Maine Genealogy Blog

Maine Revolutionary War Bounty Land Applications, 1835-1838

In 1835, the Maine Legislature passed a "Resolve in favor of certain Officers and Soldiers of the Revolutionary War, and the widows of the deceased Officers and Soldiers," granting 200 acres of land to those who had served three years while residents of Massachusetts or the District of Maine. The land would be taken from the "Indian Purchase" in Penobscot County and from unappropriated townships in Washington County. The applications for these bounty land grants have long been available from the Maine State Archives, and are now available at Digital Maine. The images of these applications are also available and searchable at FamilySearch, as are grants of Maine land made by the Commonwealth of Massachusetts.

In his application, my ancestor Moses Dunham declared that he had served the requisite three years.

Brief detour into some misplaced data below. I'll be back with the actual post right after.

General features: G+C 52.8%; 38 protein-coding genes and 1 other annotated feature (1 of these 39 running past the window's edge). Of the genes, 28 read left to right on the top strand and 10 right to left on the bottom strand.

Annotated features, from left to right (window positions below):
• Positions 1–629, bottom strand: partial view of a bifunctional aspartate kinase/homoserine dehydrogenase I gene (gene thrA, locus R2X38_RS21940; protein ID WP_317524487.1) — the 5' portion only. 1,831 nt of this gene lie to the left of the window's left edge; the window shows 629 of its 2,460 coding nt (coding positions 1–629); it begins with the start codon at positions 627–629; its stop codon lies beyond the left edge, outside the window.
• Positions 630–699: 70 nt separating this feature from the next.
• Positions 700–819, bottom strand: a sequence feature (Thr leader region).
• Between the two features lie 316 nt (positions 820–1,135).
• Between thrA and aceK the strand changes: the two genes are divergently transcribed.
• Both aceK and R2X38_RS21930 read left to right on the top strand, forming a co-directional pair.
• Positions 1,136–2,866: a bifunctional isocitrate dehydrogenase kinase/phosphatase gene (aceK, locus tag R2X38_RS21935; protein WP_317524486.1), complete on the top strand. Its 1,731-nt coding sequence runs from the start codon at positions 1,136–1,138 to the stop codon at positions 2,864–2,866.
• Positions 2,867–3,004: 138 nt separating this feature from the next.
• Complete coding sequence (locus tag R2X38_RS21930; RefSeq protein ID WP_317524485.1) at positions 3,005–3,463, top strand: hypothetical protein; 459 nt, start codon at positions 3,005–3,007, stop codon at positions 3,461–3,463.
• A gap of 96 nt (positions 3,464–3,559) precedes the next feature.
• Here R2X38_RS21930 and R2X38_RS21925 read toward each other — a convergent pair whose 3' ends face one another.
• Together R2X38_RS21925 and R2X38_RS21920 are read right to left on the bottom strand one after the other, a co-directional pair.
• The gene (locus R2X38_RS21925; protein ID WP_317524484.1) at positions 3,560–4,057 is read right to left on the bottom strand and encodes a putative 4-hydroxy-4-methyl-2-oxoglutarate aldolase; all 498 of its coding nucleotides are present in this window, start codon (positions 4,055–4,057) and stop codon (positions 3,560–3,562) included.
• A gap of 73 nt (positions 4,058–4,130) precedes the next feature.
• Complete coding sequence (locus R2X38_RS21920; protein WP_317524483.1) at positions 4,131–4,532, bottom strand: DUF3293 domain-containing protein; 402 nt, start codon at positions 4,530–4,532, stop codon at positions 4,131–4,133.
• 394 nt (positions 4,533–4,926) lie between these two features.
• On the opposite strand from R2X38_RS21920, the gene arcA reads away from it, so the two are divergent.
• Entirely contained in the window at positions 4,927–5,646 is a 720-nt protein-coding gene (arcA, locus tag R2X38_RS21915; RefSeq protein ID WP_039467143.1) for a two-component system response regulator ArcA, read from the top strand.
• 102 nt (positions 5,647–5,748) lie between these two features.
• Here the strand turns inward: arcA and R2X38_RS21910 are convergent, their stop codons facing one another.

Statements of Jonathan Holmes and Malachi Bartlett—neighbors he had previously called on to confirm his service—were copied from his pension file. On March 29, 1836, he was granted Lot No. 95 in Township No. 3, Indian Purchase. Moses soon assigned the certificate to his son-in-law Calvin Gurney for $70.

These applications may seem duplicative to those who have viewed their ancestors' applications for federal pensions, but careful comparison will often reveal unique and valuable testimony. In any event, they provide added evidence of each veteran's service and of his financial state a half century after the Revolution.

 Published August 26, 2016